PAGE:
Elena Rybakina had lost four deciding sets to Aryna Sabalenka coming into championship Sunday at the BNP Paribas Open.
Wanting history to avoid repeating itself, the Kazakh ensured their Australian Open final rematch was wrapped up in straight sets. Rybakina defeated the No. 2 seed, 7-6 (11), 6-4, saving two set points en route to notching her first win over Sabalenka in five encounters. It marked her first title run since becoming a Wimbledon champion last July.
And with it, Rybakina took down the top-two ranked players on the WTA Tour, adding to her semifinal victoy over world No. 1 Iga Swiatek. She is now 4-8 in tour-level finals and will rise to a career-high No. 7 in the WTA rankings on Monday. Sabalenka meanwhile, suffered just her second defeat in 19 matches this year.
The opening set was as intense as the scoreline reads. In a shootout that Chanda Rubin would appropriately describe as “rapid fire tennis”, Sabalenka had the initial break before double-faulting it away in the eighth game, a narrative that would unfortunately grow for the Belarusian.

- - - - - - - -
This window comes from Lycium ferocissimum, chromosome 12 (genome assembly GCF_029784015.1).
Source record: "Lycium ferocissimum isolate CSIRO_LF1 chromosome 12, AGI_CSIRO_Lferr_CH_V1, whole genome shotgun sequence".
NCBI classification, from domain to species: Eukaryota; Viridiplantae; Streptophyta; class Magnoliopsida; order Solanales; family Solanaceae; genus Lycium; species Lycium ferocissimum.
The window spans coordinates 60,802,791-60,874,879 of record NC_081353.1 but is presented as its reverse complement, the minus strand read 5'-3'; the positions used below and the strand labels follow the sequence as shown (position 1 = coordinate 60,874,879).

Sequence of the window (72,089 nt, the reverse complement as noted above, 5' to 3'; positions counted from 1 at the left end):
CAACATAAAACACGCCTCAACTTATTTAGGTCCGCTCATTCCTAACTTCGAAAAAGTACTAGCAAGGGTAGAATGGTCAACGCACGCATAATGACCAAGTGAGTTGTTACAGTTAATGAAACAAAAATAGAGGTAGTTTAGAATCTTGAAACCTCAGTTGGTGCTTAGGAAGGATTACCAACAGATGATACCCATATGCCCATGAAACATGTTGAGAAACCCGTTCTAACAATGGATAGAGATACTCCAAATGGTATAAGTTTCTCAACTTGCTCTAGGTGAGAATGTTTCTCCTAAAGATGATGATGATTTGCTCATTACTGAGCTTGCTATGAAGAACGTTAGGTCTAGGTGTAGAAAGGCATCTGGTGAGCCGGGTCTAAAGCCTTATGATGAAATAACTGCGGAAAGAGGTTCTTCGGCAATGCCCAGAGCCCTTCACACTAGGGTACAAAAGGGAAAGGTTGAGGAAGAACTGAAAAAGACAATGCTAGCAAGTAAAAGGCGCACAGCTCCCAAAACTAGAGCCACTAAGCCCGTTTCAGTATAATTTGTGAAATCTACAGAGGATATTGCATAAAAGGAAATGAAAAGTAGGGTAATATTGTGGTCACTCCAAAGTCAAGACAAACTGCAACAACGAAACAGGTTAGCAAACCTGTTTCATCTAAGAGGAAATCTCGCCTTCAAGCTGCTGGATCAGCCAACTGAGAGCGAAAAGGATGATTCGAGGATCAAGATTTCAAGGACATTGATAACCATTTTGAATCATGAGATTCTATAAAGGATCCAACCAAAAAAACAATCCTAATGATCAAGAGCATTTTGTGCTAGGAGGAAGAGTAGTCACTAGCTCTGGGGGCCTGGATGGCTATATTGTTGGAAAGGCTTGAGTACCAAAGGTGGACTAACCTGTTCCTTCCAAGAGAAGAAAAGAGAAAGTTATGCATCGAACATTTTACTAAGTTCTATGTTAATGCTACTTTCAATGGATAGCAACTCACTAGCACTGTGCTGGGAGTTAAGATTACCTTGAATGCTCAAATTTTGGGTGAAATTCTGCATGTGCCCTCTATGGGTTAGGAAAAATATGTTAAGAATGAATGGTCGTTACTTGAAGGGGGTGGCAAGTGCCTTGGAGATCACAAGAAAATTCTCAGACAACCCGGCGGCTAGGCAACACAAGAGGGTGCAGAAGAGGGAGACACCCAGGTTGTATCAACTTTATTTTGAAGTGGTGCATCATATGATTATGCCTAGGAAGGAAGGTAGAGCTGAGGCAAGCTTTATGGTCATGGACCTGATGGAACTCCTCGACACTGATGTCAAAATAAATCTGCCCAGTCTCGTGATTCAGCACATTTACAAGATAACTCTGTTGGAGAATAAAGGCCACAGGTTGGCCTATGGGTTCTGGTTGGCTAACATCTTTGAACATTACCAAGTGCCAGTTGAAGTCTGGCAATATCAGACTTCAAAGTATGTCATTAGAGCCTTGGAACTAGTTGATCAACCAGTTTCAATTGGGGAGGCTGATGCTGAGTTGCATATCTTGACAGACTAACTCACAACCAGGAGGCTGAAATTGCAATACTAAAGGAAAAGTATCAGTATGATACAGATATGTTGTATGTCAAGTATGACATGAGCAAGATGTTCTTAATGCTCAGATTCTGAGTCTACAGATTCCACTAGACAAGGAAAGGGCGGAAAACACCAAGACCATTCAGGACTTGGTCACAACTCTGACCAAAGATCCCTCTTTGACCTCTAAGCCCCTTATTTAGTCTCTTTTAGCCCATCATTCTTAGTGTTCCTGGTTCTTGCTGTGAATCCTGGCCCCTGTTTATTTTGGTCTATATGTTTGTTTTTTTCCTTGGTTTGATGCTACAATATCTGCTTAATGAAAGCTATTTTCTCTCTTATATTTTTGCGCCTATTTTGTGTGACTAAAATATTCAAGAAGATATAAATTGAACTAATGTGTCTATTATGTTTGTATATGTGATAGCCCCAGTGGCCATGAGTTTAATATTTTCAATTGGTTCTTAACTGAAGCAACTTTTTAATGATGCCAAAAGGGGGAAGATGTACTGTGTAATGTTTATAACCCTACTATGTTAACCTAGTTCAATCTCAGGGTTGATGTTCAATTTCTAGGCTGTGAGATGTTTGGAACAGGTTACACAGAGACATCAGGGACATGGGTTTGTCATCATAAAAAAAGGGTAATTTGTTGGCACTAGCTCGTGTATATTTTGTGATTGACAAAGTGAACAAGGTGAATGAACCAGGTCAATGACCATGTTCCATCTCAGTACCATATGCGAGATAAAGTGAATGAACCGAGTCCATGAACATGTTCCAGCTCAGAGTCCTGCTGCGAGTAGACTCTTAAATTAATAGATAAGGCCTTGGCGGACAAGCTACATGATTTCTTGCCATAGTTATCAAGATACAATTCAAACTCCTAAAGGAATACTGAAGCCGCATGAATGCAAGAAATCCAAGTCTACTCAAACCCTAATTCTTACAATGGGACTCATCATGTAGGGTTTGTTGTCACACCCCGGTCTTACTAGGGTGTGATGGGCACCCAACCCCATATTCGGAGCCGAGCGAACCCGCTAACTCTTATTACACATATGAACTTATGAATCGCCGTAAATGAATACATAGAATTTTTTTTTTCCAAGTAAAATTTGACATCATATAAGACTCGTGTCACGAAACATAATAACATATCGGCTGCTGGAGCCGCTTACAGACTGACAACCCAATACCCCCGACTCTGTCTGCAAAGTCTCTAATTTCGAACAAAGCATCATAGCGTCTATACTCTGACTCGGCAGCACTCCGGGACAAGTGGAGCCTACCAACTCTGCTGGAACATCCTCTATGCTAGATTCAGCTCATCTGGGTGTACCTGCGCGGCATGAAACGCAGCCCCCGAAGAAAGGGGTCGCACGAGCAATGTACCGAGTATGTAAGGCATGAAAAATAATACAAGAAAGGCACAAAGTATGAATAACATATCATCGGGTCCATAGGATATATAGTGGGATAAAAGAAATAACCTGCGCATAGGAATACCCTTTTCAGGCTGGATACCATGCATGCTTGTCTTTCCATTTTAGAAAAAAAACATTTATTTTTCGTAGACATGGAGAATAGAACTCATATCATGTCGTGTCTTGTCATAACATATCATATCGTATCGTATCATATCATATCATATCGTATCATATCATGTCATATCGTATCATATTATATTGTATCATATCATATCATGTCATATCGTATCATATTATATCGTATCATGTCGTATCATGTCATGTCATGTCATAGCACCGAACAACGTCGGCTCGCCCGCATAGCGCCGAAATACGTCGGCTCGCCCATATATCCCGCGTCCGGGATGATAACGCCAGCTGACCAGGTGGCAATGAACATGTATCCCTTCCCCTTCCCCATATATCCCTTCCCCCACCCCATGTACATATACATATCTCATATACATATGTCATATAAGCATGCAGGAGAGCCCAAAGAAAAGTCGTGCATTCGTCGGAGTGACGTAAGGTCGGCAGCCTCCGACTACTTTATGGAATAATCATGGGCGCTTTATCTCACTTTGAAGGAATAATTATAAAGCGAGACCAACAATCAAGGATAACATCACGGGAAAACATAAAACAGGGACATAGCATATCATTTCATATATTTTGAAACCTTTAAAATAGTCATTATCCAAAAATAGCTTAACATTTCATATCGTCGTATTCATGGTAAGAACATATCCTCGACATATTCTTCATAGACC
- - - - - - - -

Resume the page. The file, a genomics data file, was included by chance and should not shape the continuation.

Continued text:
In her four previous matches in the desert, Sabalenka combined to donate 11 double faults. She hit 10 in the first set alone Sunday, with three coming when the set winner was hanging in the balance.
Sabalenka serving at 7-6 (eighth)
Rybakina serving at 8-7 (first)
Sabalenka serving at 9-9 (ninth)
Sabalenka serving at 11-11 (10th)
Rybakina finally shut the door when her opponent pushed a forehand well long. Sabalenka’s decision to take considerable pace off her serve in the second set didn’t pay off against a fellow power player. As the more confident competitor, Rybakina built a double-break lead, a cushion that proved invaluable given the wind factor on Stadium 1. Having dropped her serve against the wind the first time she served for the trophy, Rybakina used the element to her advantage when the pair switched sides, closing at 15.
Rybakina only made 52 percent of her first serves, but managed to take 52 percent of her second-serve points (compared to Sabalenka’s 33 percent success rate).